The growing body of complex standards to deal with increasingly sophisticated forms of business transactions and financial instruments has resulted in standards overload. Accounting theorists insist that standards should apply to SEC registrants and nonregistrants alike. In the world of local firm practice, however, this is seen as an unrealistic and unnecessary burden on accountants, their clients, and the users of their financial statements. This difference in viewpoint has aggravated the divide between firms serving non­SEC clients and large firms practicing under the watchful eye of the SEC and Congress.

The visibility of the large CPA firms and the AICPA grew dramatically during the 1970s. The financial press began reporting extensively on their activities, especially in connection with large business failures that raised questions about the performance of auditors. These events also attracted the attention of the plaintiff's bar, which brought huge class-action suits against the large CPA firms. The exposure to this risk had several effects:

* The skyrocketing cost of liability insurance premiums and increase in deductibles posed a serious threat to the survival of individual firms.

* The firms tightened their internal policies and their audit procedures to minimize liability risk.

* The firms lost some of their enthusiasm for the audit side of their practices and began placing more emphasis on consulting services, which were both financially rewarding and less prone to litigation. This trend was made more acute by the loss of large company audits stemming from the rash of mergers and acquisitions during the last three decades of the century.

Who's to Blame?

During the 1970s, scandals involving illegal payments and bribes by companies with foreign operations, a series of spectacular and unheralded business failures, and huge increases in oil prices generated a high level of interest by Congress in the adequacy of the performance of the SEC and the accounting profession. What followed was an intensive look at the profession by two congressional subcommittees that held public hearings and issued reports on their findings and recommendations. It is noteworthy that the congressional concerns were focused almost entirely on the profession's practice under the SEC's jurisdiction and had virtually nothing to do with the performance of local and regional firms.

Each of the large firms testified at the hearings on its own behalf, expressing views that did not present a united front. Indeed, on some matters they directly contradicted each other. The AICPA testified on behalf of the entire profession and formulated a program of changes that responded to the perceived shortcomings expressed during the course of the hearings. It became apparent that AICPA membership structure, by individuals rather than firms, added to difficulty dealing with the problems of the profession. While the individual members of the AICPA seemed to aspire to equal status as CPAs, those practitioners not subject to Federal regulation were generally not too keen about being saddled with the extra burdens and responsibilities imposed on the large SEC practice firms.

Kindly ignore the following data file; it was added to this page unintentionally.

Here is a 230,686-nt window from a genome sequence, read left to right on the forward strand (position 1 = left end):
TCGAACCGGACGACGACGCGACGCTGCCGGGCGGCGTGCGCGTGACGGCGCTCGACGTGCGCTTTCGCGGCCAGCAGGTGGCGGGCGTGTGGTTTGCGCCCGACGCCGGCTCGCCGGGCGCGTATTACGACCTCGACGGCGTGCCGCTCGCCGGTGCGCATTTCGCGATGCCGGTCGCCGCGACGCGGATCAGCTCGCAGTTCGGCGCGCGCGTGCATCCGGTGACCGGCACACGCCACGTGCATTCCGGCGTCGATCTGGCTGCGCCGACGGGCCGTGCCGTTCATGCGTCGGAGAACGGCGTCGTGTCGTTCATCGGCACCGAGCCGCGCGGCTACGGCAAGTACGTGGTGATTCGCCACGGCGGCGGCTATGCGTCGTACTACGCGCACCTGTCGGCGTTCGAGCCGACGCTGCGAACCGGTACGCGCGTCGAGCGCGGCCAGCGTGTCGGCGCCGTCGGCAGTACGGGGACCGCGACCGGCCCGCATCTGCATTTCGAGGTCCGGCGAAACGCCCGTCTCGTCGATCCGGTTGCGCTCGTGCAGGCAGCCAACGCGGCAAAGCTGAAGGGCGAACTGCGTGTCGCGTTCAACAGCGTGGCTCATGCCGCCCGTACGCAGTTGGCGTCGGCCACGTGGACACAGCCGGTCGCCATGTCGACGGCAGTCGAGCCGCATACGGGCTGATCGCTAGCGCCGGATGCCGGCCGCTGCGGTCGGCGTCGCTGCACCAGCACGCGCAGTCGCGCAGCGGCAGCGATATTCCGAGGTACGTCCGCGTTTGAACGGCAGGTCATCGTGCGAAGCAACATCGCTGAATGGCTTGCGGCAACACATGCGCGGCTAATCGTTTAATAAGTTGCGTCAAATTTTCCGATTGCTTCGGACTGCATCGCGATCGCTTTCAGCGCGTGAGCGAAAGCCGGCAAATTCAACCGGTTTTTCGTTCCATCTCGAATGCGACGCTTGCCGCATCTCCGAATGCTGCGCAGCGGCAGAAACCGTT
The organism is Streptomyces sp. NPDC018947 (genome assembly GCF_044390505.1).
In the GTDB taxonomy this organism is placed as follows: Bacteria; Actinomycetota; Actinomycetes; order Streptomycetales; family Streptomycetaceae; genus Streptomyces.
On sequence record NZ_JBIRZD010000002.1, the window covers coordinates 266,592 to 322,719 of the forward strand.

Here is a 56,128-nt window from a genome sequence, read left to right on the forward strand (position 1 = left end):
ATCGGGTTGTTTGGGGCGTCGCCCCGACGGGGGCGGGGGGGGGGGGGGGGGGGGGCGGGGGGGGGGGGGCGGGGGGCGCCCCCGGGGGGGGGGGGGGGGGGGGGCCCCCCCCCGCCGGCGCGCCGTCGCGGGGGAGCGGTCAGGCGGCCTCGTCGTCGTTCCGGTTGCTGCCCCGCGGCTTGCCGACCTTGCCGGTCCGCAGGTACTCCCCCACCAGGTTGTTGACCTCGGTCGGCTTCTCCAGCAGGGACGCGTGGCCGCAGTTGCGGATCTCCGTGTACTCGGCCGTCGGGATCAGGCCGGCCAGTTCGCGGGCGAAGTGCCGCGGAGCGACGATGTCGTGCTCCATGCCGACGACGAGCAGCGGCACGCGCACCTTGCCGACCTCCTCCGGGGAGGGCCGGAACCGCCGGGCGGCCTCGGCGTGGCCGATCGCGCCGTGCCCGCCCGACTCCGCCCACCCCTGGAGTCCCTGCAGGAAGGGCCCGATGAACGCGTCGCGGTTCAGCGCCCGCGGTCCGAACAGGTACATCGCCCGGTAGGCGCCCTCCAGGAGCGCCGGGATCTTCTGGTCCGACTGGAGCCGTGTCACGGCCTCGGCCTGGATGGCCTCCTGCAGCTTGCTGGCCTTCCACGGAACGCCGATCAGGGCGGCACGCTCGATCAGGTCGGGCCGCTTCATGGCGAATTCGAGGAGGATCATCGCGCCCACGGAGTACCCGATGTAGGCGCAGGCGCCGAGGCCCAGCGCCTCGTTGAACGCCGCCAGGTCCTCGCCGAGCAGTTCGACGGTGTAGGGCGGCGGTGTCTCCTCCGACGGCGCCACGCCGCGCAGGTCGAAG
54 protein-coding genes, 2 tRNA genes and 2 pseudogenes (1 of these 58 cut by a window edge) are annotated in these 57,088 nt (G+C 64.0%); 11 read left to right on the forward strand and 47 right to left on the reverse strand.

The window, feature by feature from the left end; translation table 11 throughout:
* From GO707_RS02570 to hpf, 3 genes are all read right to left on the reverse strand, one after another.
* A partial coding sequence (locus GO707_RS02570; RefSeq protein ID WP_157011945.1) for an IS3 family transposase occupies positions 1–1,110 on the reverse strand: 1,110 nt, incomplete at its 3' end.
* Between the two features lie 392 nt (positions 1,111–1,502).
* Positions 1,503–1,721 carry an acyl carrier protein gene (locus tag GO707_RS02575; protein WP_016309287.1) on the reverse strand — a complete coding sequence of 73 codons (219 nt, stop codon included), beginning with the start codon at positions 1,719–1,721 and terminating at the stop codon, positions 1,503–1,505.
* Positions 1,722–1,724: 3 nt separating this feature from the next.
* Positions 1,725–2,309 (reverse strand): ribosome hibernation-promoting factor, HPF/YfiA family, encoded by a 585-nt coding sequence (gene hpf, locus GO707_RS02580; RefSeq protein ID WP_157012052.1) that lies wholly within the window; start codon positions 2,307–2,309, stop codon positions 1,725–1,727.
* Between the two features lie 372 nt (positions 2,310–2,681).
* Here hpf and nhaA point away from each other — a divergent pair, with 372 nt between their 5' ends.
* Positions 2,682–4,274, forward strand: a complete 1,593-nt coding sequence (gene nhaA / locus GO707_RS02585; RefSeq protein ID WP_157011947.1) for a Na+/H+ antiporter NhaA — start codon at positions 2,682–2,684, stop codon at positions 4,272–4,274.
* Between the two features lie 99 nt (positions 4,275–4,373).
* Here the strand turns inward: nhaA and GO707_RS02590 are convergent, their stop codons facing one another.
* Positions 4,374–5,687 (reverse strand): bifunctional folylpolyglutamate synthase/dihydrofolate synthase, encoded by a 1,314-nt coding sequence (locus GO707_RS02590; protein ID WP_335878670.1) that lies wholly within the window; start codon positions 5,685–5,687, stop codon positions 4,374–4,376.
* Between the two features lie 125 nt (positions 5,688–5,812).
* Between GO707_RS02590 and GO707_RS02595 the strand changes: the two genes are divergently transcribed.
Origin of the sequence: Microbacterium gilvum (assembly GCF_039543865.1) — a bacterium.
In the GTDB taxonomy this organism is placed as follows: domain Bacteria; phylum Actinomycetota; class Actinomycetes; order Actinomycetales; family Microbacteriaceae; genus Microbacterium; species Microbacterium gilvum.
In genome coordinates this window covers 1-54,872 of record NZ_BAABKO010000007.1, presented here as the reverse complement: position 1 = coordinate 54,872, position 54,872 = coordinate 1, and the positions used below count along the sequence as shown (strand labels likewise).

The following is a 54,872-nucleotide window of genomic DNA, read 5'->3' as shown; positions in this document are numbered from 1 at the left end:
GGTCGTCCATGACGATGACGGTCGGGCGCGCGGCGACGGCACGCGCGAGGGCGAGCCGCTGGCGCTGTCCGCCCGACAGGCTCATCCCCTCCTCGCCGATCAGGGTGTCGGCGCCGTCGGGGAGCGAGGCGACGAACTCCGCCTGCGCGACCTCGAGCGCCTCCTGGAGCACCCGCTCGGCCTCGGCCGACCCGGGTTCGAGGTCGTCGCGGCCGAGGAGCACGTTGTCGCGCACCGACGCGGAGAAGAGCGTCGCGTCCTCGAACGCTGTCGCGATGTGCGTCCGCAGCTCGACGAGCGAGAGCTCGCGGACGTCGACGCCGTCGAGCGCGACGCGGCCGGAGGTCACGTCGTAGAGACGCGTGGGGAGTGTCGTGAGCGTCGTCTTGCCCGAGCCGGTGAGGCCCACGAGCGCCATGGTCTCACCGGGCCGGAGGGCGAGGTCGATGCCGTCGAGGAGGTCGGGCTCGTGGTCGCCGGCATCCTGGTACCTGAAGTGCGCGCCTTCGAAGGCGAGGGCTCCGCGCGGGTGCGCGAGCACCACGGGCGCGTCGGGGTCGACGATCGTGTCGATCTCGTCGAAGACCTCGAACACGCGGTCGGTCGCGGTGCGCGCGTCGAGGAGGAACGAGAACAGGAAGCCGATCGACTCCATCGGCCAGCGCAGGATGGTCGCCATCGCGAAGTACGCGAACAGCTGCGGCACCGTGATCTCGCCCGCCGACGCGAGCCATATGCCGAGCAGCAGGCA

In 1978, the AICPA attempted to cope with this less than satisfactory situation by establishing a Division for CPA Firms with two sections, one for firms serving private companies and one for firms serving or aspiring to serve SEC registrants. It was hoped that through this organizational structure the non­SEC practice firms could be spared the more stringent requirements imposed on SEC practice firms.

Key features of the SEC Practice Section are required peer reviews, mandatory continuing education, reporting on liability lawsuits, and monitoring of the section's activities by a Public Oversight Board composed of prominent individuals mostly from outside the accounting profession.

Repeal of Anticompetitive Rules

During the 1970s, the U.S. Department of Justice and the Federal Trade Commission embarked upon a program to force professional organizations to repeal their rules banning advertising, solicitation, and competitive bidding. The AICPA became an early target and, on the advice of its legal counsel, signed a consent decree to repeal its rules of conduct that were deemed anticompetitive.

Before the repeal of the AICPA's rules, the largest firms were at least indirectly soliciting clients and offering to perform services at the same fees others had charged the prior year. However, they refrained from openly advertising in order to acquire business. Generally, the small firms complied with the prohibitions, believing it would be injurious to the profession's reputation if they violated the spirit of the rules.

With the repeal of the rules, the level of competition within the profession increased dramatically, putting heavy pressure on fees charged. This in turn put a premium on performing services as efficiently as possible, which may have had a negative effect on the quality of work performed. In any event, the forced repeal of the rules regarded as anticompetitive under the Sherman Antitrust Act may have temporarily reduced the costs to consumers of the profession's services. If so, lower costs were achieved at the risk of diminishing the quality of opinion audits.

The playing field for engaging in advertising was not level, because the large firms could devote far greater resources to this activity than the smaller firms. This disadvantage may have been somewhat reduced by the institutional advertising program sponsored by the AICPA and state CPA societies. Over time, the profession seems to have adapted to a new world where all-out competition with other CPAs as well as non-CPA groups is accepted as a way of practice.